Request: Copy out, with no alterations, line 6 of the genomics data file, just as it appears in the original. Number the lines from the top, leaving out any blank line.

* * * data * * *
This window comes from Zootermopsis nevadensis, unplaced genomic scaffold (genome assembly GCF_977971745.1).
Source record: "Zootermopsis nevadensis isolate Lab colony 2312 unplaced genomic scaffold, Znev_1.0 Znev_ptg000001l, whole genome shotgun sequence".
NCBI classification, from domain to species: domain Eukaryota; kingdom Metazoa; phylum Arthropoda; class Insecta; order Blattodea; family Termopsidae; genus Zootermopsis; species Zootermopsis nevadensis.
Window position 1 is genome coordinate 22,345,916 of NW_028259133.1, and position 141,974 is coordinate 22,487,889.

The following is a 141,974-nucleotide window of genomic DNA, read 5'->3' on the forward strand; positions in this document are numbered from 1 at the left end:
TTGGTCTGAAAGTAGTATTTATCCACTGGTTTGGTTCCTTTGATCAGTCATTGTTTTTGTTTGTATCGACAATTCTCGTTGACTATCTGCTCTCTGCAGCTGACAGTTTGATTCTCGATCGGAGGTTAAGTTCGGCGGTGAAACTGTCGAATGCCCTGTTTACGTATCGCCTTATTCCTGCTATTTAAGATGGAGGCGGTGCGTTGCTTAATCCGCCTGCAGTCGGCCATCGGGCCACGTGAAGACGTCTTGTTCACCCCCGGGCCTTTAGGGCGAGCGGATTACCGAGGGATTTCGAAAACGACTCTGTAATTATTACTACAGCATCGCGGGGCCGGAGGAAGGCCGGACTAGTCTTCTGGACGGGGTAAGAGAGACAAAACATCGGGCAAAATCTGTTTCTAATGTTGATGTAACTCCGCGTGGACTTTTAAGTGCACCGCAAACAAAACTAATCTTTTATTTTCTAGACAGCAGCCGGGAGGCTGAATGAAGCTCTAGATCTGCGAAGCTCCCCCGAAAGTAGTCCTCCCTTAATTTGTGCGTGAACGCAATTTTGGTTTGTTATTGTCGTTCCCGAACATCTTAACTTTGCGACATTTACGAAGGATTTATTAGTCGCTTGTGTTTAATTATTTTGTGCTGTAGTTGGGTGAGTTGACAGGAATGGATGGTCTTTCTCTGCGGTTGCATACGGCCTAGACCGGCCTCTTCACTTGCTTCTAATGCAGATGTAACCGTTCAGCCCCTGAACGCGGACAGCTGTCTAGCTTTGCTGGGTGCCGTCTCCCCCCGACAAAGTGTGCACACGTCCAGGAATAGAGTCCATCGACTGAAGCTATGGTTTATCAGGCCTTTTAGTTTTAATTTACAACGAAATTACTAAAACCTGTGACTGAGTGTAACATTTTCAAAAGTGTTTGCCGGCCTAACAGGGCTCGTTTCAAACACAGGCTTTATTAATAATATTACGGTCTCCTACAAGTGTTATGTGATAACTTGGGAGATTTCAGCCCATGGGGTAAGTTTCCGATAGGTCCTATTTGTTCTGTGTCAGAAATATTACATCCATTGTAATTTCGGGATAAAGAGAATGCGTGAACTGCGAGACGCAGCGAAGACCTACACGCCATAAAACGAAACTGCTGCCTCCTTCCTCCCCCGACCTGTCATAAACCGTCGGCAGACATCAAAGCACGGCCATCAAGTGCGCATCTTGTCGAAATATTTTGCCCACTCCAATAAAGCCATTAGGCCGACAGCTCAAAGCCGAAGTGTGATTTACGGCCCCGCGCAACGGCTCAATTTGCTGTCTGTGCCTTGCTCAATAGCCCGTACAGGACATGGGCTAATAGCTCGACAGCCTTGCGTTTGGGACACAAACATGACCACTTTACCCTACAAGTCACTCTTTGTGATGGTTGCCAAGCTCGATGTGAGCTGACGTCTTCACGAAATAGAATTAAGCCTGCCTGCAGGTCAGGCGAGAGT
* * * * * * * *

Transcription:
TTGGTCTGAAAGTAGTATTTATCCACTGGTTTGGTTCCTTTGATCAGTCATTGTTTTTGTTTGTATCGACAATTCTCGTTGACTATCTGCTCTCTGCAGCTGACAGTTTGATTCTCGATCGGAGGTTAAGTTCGGCGGTGAAACTGTCGAATGCCCTGTTTACGTATCGCCTTATTCCTGCTATTTAAGATGGAGGCGGTGCGTTGCTTAATCCGCCTGCAGTCGGCCATCGGGCCACGTGAAGACGTCTTGTTCACCCCCGGGCCTTTAGGGCGAGCGGATTACCGAGGGATTTCGAAAACGACTCTGTAATTATTACTACAGCATCGCGGGGCCGGAGGAAGGCCGGACTAGTCTTCTGGACGGGGTAAGAGAGACAAAACATCGGGCAAAATCTGTTTCTAATGTTGATGTAACTCCGCGTGGACTTTTAAGTGCACCGCAAACAAAACTAATCTTTTATTTTCTAGACAGCAGCCGGGAGGCTGAATGAAGCTCTAGATCTGCGAAGCTCCCCCGAAAGTAGTCCTCCCTTAATTTGTGCGTGAACGCAATTTTGGTTTGTTATTGTCGTTCCCGAACATCTTAACTTTGCGACATTTACGAAGGATTTATTAGTCGCTTGTGTTTAATTATTTTGTGCTGTAGTTGGGTGAGTTGACAGGAATGGATGGTCTTTCTCTGCGGTTGCATACGGCCTAGACCGGCCTCTTCACTTGCTTCTAATGCAGATGTAACCGTTCAGCCCCTGAACGCGGACAGCTGTCTAGCTTTGCTGGGTGCCGTCTCCCCCCGACAAAGTGTGCACACGTCCAGGAATAGAGTCCATCGACTGAAGCTATGGTTTATCAGGCCTTTTAGTTTTAATTTACAACGAAATTACTAAAACCTGTGACTGAGTGTAACATTTTCAAAAGTGTTTGCCGGCCTAACAGGGCTCGTTTCAAACACAGGCTTTATTAATAATATTACGGTCTCCTACAAGTGTTATGTGATAACTTGGGAGATTTCAGCCCATGGGGTAAGTTTCCGATAGGTCCTATTTGTTCTGTGTCAGAAATATTACATCCATTGTAATTTCGGGATAAAGAGAATGCGTGAACTGCGAGACGCAGCGAAGACCTACACGCCATAAAACGAAACTGCTGCCTCCTTCCTCCCCCGACCTGTCATAAACCGTCGGCAGACATCAAAGCACGGCCATCAAGTGCGCATCTTGTCGAAATATTTTGCCCACTCCAATAAAGCCATTAGGCCGACAGCTCAAAGCCGAAGTGTGATTTACGGCCCCGCGCAACGGCTCAATTTGCTGTCTGTGCCTTGCTCAATAGCCCGTACAGGACATGGGCTAATAGCTCGACAGCCTTGCGTTTGGGACACAAACATGACCACTTTACCCTACAAGTCACTCTTTGTGATGGTTGCCAAGCTCGATGTGAGCTGACGTCTTCACGAAATAGAATTAAGCCTGCCTGCAGGTCAGGCGAGAGT